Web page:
6. VT skier April 26th, 2018 2:59 pm

    Thanks George,
    My big concern, with new ION LT is still being able at transitions, to spin the heels, and rip skins, without taking my skis off.
    My older ION LTs (and Speed Turn 1.0s) are great for this

  7. See April 26th, 2018 6:56 pm

    I’m curious why you consider the rotation lock a “must-have feature,” Lou. I have some experience with older Ions and indeed they do occasionally auto-rotate into ski mode. I’ve also had the brakes freeze in the “walk” position. I can understand how it would be bad if either of these occurred at the wrong time. But I guess my attitude is that no tech binding is perfect (my Verticals did the same thing), and I can deal with the occasional auto-rotation given that the Ions seem like good, dependable bindings overall.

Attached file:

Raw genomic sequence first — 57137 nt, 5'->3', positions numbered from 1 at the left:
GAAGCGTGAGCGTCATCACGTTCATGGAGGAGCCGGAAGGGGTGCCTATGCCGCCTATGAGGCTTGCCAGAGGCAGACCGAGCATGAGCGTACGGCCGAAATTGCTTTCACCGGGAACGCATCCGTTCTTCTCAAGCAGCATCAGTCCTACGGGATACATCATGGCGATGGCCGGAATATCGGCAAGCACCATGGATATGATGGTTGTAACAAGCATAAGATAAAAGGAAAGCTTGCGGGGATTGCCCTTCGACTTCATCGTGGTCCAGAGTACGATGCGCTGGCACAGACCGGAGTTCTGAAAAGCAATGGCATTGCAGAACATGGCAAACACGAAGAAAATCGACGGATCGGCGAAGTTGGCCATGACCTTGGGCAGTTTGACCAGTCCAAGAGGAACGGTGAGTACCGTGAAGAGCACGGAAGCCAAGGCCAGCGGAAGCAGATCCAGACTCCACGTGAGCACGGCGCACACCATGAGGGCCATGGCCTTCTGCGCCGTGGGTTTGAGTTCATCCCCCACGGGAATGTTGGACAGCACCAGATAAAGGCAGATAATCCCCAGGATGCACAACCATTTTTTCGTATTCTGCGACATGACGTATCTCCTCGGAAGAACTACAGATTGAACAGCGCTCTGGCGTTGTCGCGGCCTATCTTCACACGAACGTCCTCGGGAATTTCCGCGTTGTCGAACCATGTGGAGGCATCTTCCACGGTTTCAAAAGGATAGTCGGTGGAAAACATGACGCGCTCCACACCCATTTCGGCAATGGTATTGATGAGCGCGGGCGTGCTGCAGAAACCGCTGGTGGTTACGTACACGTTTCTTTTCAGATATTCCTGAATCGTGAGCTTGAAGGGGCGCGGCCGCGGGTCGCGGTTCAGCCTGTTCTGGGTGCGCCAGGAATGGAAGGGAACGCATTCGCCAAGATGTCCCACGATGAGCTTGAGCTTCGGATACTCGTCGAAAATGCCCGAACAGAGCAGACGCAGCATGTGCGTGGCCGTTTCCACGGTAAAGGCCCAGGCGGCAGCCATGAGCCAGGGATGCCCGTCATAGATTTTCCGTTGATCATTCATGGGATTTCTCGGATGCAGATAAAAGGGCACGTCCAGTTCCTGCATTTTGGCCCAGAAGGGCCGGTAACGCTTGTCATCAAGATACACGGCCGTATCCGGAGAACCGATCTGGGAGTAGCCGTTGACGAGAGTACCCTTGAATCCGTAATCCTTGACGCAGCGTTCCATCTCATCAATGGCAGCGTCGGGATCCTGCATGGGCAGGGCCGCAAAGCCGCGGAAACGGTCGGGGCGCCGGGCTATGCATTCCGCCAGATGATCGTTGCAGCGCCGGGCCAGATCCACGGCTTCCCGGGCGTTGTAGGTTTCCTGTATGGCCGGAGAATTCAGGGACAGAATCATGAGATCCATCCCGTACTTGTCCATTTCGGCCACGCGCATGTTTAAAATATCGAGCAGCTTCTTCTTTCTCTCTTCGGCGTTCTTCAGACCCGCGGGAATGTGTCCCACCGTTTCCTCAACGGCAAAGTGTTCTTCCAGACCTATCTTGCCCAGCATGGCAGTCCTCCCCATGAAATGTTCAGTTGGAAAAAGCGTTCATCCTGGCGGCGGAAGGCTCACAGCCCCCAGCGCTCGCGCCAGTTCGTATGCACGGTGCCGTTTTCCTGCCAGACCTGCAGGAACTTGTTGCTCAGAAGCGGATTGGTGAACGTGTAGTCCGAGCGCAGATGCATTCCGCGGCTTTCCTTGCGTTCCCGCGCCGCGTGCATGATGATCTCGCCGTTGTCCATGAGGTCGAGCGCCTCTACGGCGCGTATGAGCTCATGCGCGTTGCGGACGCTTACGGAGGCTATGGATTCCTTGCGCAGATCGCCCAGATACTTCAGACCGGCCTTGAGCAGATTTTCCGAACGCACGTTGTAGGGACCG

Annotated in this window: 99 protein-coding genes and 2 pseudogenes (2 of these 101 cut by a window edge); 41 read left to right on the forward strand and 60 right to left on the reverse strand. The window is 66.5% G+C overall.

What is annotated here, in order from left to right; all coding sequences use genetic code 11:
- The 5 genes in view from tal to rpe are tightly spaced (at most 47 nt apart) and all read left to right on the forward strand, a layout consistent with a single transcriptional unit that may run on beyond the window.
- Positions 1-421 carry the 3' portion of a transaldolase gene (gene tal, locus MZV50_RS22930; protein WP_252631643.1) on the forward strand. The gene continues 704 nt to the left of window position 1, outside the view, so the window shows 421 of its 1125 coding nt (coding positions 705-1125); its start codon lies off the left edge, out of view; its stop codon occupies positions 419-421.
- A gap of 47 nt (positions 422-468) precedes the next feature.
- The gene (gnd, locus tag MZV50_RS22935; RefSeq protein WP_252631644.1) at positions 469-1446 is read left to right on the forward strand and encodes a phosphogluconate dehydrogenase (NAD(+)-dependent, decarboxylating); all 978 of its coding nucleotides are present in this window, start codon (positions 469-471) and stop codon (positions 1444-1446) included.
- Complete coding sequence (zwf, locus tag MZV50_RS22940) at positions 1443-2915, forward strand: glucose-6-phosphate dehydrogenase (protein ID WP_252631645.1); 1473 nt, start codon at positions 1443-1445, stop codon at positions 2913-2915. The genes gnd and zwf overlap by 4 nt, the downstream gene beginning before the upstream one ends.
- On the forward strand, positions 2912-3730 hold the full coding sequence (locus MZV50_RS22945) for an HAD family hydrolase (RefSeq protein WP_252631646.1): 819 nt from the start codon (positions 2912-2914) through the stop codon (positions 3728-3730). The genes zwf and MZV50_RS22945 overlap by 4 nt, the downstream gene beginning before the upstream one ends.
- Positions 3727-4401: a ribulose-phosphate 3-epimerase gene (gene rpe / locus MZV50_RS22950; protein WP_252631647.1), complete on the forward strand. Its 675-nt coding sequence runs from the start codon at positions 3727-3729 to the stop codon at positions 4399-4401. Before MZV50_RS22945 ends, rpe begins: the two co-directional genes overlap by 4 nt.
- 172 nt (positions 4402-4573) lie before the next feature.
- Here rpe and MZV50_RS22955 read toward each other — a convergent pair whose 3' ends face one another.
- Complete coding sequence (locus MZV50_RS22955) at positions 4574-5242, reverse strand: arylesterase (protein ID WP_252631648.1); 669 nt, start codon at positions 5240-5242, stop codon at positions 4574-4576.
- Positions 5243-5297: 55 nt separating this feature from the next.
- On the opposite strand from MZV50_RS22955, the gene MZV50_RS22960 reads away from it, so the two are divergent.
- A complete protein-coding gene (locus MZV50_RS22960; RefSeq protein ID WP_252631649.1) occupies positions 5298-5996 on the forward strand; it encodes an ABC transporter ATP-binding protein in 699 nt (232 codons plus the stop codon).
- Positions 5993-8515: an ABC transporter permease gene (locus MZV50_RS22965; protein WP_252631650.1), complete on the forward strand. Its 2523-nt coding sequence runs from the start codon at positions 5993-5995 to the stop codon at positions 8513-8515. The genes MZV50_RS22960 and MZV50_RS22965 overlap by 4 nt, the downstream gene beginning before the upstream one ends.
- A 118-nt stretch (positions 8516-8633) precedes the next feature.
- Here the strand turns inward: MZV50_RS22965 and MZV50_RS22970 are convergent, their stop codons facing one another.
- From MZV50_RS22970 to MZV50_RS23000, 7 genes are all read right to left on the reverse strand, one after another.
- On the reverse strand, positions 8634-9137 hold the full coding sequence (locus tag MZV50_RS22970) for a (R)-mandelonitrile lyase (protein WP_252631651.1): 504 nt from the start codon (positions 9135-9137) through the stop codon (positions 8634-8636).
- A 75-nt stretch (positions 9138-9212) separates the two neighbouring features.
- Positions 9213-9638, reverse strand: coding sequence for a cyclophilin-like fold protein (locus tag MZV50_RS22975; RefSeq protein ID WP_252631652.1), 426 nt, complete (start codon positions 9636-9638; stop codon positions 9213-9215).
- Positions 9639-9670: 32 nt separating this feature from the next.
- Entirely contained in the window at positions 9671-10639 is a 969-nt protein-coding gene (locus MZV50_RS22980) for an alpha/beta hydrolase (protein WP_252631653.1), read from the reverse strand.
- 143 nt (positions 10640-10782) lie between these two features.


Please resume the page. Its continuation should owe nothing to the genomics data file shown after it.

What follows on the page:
8. See April 26th, 2018 8:16 pm

    probably should have said “no binding is perfect”

  9. Lou Dawson 2 April 28th, 2018 7:52 am

    Hi See, I’ve seen rotating binding heels result in some very awkward, even dangerous situations when the user’s heel accidentally locks into downhill mode, requiring the removal of the ski and re-setting of the binding in for example the middle of a steep avalanche slope in a large group who are making an effort to stay spread out. Likewise, a brake that stays retracted and doesn’t pop open now and then is another “mandatory” feature in my opinion. That said, no binding is perfect so compromise is always necessary, and I liked ION in most of its versions. Incidentally, the most bug free binding we’ve seen in the history of tech bindings is probably the Atomic-Salomon Backland-MTN. Ends up not being written about much, just used by a lot of people… Lou

  10. See April 28th, 2018 7:27 pm

    Thanks for the clarification, Lou. Those MTN bindings have intrigued me since I encountered a reasonably well known pro on them in the bc a few years ago. But I can’t help recalling the history of the latest and greatest— Vertical FT’s (toe-piece broke), Ions (auto-rotation), Kingpins (pin problems), Tectons (brakes break)…